Whooping Crane Whooping Crane

September 9, 2002
Crisis Management
By Joe Duff, Operation Migration Team Leader

Joe Duff, Operation Migration Team Leader and Pilot

Research suggests that crisis management is not the strong suit of most birds. When faced with a perceived danger they become so alarmed they react with either a "fight or flight" response. When their safety is threatened they will either take to the air or stand their ground. However, if they are captured these options are not available to them and the resulting stress can be harmful. Known as capture myopathy, the condition can cause paralysis and can even be fatal. In other words, birds can be frightened to death. It is a concern the health and banding teams must consider seriously when handling birds.

For the banding and health exams that took place in late August, handlers entered the pen and corralled one bird at a time, out the door. Each bird's eyes were covered with a hood to prevent them from seeing the un-costumed staff and they were picked up and carried to the examination area. Since they arrived at Necedah the handlers have cajoled, charmed and coaxed the birds to get them to do what we want. To


New Bands. Which Crane is This?


Dan Feeds Smelt Treats
Photos J. Duff for WCEP

move them back into the pens after training, we entice them with treats and patiently wait until the move becomes their own idea. Despite the frustration, we use positive reinforcement and rarely attempt to herd them. So when we grab them for the banding exercise it is considered an affront that they are slow to forgive. For several days they are suspicious of our intention whenever we enter their enclosures and the chicks that once ran to greet us are now apprehensive.

Although the handlers are very experienced, the restrained birds often struggle and the resulting sore muscles contribute to their general post-exam/banding depression. Additionally they are now encumbered with coloured leg bands and a radio-tracking device that makes them walk much like a puppy wearing slippers. The health check and banding procedure is a necessary but unavoidably disruptive period for the birds, leaving them wary of us and reluctant to fly. The field team takes a step back and spends many hours luring them with smelt to re-win their confidence. Rather than resume their flying schedule, we go back to taxi-training until they have had a chance to recover.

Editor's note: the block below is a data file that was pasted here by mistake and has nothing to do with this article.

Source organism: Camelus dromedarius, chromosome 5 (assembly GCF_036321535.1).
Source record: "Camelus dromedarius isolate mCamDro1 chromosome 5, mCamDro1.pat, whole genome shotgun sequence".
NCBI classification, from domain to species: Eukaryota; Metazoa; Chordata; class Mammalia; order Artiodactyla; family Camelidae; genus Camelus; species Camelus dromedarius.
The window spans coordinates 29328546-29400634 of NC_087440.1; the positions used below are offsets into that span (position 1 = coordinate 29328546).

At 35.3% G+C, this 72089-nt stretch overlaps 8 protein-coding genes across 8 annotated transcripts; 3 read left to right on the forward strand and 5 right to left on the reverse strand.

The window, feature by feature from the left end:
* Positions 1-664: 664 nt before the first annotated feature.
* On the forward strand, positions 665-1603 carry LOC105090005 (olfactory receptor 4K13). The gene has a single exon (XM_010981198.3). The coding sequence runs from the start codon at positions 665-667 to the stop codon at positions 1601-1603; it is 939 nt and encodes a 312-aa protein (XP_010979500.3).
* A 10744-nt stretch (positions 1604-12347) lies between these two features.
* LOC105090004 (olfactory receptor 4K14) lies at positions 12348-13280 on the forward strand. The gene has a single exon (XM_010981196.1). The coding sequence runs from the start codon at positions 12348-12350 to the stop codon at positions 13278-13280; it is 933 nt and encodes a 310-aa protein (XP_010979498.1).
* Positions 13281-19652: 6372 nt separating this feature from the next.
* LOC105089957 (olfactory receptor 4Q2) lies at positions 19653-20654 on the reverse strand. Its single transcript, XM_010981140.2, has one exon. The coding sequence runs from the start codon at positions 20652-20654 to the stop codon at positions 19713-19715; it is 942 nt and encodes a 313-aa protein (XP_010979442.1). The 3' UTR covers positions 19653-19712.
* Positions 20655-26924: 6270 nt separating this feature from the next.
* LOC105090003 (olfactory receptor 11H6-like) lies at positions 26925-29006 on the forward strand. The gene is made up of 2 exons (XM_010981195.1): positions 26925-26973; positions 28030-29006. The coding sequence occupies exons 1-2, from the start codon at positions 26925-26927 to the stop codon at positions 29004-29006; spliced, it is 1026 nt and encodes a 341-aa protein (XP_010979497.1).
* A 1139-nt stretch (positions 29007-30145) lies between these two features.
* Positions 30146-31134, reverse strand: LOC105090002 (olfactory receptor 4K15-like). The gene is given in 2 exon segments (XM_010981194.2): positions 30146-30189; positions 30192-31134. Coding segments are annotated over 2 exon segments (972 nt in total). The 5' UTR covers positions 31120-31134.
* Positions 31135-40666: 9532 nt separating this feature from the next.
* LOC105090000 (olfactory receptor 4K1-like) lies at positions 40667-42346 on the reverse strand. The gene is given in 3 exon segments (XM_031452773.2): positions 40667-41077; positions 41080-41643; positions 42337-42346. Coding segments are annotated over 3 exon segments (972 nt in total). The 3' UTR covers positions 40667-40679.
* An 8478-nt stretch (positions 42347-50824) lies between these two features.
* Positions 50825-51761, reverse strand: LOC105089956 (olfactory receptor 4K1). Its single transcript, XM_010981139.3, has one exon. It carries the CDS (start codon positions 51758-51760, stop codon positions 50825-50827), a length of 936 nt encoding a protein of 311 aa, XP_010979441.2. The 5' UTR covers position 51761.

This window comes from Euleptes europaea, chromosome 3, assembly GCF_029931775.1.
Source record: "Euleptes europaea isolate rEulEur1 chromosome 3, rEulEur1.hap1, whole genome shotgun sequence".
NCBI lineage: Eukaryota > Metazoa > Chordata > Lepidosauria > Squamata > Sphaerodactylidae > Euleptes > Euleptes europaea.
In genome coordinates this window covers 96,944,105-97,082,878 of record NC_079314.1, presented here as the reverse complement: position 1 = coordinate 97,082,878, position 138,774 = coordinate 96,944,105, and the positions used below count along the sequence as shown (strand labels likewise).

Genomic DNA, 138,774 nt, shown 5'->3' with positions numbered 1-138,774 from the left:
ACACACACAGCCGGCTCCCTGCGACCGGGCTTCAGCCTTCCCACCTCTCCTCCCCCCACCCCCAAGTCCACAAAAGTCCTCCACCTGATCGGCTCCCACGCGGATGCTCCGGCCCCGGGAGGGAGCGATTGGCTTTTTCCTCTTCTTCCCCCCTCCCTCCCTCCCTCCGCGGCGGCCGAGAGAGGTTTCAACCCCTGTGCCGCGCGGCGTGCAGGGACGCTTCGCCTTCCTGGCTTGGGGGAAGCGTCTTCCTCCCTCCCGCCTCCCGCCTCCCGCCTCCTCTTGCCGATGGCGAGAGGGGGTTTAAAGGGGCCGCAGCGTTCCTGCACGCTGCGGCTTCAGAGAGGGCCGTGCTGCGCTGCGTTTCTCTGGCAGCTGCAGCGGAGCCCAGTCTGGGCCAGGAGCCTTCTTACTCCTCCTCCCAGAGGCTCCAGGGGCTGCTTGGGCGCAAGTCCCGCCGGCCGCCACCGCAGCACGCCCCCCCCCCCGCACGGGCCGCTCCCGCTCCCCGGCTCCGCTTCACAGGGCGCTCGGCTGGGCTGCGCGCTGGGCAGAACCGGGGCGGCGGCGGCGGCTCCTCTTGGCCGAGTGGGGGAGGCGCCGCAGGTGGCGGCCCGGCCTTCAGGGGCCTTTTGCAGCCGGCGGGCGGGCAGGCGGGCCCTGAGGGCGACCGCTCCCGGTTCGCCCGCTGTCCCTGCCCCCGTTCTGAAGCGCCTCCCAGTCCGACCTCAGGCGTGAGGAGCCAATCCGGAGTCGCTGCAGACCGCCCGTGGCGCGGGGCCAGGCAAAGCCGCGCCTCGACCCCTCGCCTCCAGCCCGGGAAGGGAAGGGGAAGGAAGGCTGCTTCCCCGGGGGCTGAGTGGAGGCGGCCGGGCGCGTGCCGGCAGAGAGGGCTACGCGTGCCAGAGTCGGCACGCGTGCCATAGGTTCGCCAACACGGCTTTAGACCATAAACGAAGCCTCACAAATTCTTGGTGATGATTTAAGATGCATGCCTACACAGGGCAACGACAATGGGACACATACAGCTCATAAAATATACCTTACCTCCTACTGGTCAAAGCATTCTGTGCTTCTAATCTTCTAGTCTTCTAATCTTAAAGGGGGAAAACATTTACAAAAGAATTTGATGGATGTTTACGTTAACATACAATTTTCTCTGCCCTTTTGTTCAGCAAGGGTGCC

Before long the soreness abates; the leg bands become familiar and they begin to relax their guard. As they resume their normal schedule, we begin to amalgamate the three cohorts into one flock. When their endurance allows, we lead one group across Rynearson Pond and move them in with the other. Eventually all three will be housed at one site. After a few days of confrontations as they establish a new dominance structure, a new hierarchy will evolve and become the basis of a migrating flock.

Weather, crew readiness, endurance and social compatibility will all dictate the date we can begin migration. Based on all these factors and consulting the records from last year, we have estimated a tentative departure date of October 7th. In the meantime, we go back to coaxing, cajoling and coddling and keep all our primaries crossed.

Journey North is pleased to feature this educational adventure made possible by the
Whooping Crane Eastern Partnership (WCEP).

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